International Muon Ionization Cooling Experiment

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The International Muon Ionization Cooling Experiment (or MICE) is a high energy physics experiment designed to observe ionization cooling of muons.[1] This is a process whereby the emittance of a beam is reduced in order to reduce the beam size, so that more muons can be accelerated in smaller aperture accelerators and with fewer focussing magnets. This might enable the construction of high intensity muon accelerators, for example for use as a Neutrino Factory or Muon Collider.

MICE will reduce 6D emittance over a single 5.5 m cooling cell and measure that reduction. The MICE design is based on a scheme outlined in Feasibility Study II.[2] Pions will be produced from a target in the ISIS neutron source and transported along a beamline where most will decay to muons before entering MICE. MICE will measure cooling performance over a range of beam momenta between about 150 and 250 MeV/c, for various absorber materials and magnetic field configurations.


The MICE muon beamline provides a low intensity muon beam for MICE. Pions will be transported from a target dipping into the fringe of the ISIS proton beam, through a pion decay channel, into a muon transport line and then into MICE. For efficient use of muons it is desirable to have a reasonably good match between the transport beamline and the cooling channel, with selection performed in analysis. Also, the beamline must suppress non-muon events from entering the cooling channel. A beam rate of a few hundred muons per second is expected.

Cooling channel[edit]

The final MICE magnetic lattice is made up of 18 superconducting coils. Three solenoid coils provide a constant field for each of the two MICE tracking detectors and matching coils match the beam from the spectrometers into, and out of, the cooling channel. Each of the three absorbers sits between two focus coils. These focus the muon beam in the absorbers to provide optimal cooling. At the centre of each RFCC module, a single coupling coil creates the second harmonic term in the field that improves the range of momenta that the cooling channel can accept.

The MICE linacs consist of four normal-conducting copper cavities approximately 430 mm in length and 610 mm in radius. The RF cavities operate at 201.25 MHz with a peak field of 8 MV/m. The full muon energy will be replaced for muons that pass through the rf cavities on-crest. As there is no time distribution in the incoming beam, muons at all phases will be sampled.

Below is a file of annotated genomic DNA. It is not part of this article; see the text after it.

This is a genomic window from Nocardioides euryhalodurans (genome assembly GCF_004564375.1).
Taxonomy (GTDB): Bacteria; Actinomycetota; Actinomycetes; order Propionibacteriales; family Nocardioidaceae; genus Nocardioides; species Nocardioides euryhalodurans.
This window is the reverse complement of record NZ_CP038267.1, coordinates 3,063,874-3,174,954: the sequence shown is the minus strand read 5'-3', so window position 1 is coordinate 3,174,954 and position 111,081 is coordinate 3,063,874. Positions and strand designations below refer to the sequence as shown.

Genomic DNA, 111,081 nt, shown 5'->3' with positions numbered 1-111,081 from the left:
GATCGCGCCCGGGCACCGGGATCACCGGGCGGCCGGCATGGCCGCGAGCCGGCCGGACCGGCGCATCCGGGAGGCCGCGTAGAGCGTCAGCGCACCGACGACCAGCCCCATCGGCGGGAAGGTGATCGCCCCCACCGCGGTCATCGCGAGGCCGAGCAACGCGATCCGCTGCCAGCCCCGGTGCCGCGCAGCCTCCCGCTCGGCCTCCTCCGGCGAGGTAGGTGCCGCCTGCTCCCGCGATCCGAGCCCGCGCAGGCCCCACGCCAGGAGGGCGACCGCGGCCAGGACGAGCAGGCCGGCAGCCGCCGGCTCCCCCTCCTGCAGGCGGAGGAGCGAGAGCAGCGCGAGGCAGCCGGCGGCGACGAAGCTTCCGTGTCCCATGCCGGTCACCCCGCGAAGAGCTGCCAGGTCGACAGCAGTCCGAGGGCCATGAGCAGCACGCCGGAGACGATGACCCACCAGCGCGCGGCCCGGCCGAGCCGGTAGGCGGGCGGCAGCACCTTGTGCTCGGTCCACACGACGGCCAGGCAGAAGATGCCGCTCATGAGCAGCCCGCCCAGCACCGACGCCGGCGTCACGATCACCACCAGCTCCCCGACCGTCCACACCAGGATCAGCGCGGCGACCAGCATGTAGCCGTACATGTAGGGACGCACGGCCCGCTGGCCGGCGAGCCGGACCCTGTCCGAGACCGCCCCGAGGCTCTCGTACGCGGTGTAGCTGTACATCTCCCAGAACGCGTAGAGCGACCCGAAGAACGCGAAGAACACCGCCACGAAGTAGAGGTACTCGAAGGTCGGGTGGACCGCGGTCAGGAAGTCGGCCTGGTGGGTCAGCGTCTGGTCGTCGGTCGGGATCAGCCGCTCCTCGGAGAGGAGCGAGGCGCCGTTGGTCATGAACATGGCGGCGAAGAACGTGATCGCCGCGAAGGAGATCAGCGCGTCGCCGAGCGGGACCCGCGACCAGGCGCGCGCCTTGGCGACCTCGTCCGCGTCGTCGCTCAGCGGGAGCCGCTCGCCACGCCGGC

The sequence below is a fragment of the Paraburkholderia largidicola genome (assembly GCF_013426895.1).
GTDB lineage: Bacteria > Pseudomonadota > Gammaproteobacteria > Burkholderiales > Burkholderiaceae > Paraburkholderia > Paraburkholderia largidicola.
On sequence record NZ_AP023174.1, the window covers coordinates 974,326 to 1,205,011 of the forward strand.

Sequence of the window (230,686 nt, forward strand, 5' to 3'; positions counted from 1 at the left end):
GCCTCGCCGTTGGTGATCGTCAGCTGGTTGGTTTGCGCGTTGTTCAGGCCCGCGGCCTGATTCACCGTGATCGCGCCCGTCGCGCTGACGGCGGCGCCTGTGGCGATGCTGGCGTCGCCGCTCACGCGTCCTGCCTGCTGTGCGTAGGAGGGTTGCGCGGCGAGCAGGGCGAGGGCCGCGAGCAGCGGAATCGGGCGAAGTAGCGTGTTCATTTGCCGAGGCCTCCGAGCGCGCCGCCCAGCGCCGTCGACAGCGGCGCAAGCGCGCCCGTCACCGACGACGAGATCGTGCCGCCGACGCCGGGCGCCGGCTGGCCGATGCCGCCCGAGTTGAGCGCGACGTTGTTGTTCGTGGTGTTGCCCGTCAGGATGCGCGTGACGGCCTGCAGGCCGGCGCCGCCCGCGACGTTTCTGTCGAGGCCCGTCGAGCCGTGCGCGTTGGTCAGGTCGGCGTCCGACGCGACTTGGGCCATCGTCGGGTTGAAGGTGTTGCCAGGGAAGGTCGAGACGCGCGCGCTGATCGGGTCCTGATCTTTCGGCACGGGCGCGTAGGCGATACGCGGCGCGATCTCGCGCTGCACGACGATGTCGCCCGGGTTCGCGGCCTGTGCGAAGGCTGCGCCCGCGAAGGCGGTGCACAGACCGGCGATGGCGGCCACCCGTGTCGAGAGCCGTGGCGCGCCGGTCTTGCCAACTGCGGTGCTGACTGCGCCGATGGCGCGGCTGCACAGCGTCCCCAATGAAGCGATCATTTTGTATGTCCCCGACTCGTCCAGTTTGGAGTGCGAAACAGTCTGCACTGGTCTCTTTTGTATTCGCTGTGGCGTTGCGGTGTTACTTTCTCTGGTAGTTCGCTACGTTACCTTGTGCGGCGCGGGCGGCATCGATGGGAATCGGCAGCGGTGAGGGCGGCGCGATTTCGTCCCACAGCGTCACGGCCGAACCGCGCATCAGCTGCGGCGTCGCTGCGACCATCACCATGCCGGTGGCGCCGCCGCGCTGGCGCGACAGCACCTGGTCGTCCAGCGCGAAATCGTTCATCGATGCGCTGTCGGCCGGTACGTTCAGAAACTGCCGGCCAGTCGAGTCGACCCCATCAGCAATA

The cavities must have a large aperture in order to avoid significant scraping from the high emittance beam. Hence, 0.38 mm thick beryllium windows are used to electromagnetically seal the cavities to avoid a high shunt impedance. These are nearly invisible to the muon beam. The windows have been designed to prevent electromagnetic heating from buckling the windows.

The baseline MICE absorber consists of a 21-litre, 350 mm long liquid hydrogen vessel sealed with a pair of curved, cylindrically symmetric aluminium windows at each end and cooled using cryocoolers. The absorber is removable, so that different materials may be used. For example, solid absorbers constructed from materials such as lithium hydride may replace the liquid hydrogen absorbers.


Muons pass through the cooling channel one by one. The muons' phase space coordinates will be measured by time of flight scintillators and scintillating fibre tracking detectors upstream and downstream of the cooling channel. Muons will be distinguished from other particles in the beam using a combination of the spectrometers and the so-called Particle Identification (PID) detectors, three time of flight scintillators, a Cerenkov detector and an electron-muon calorimeter.


As of 2010, MICE is in the final stages of construction at Rutherford Appleton Laboratory in the UK. The muon beamline is in place and commissioning has begun. During the rest of 2010 further instrumentation will be installed and commissioned. Starting in 2011 and until 2014, measurements with progressively more powerful muon cooling devices will aim at effecting the first experimental demonstration of ionization cooling itself. Also during this phase they are using grid resources provided by GridPP to model and simulate the behaviour of the beam in the machine.[3]

Compare to: MUCOOL


  1. ^ MICE [RETRIEVED: 2012-01-07]
  2. ^ The BNL Advanced Accelerator Group (ed.) S. Ozaki, R. Palmer, M. Zisman, and J. Gallardo, Feasibility Study-II of a Muon-Based Neutrino Source, BNL-52623, (2001) [RETRIEVED: 2007-11-16]
  3. ^ GridPP - UK Computing for particle physics - [RETRIEVED: 2011-12-09]

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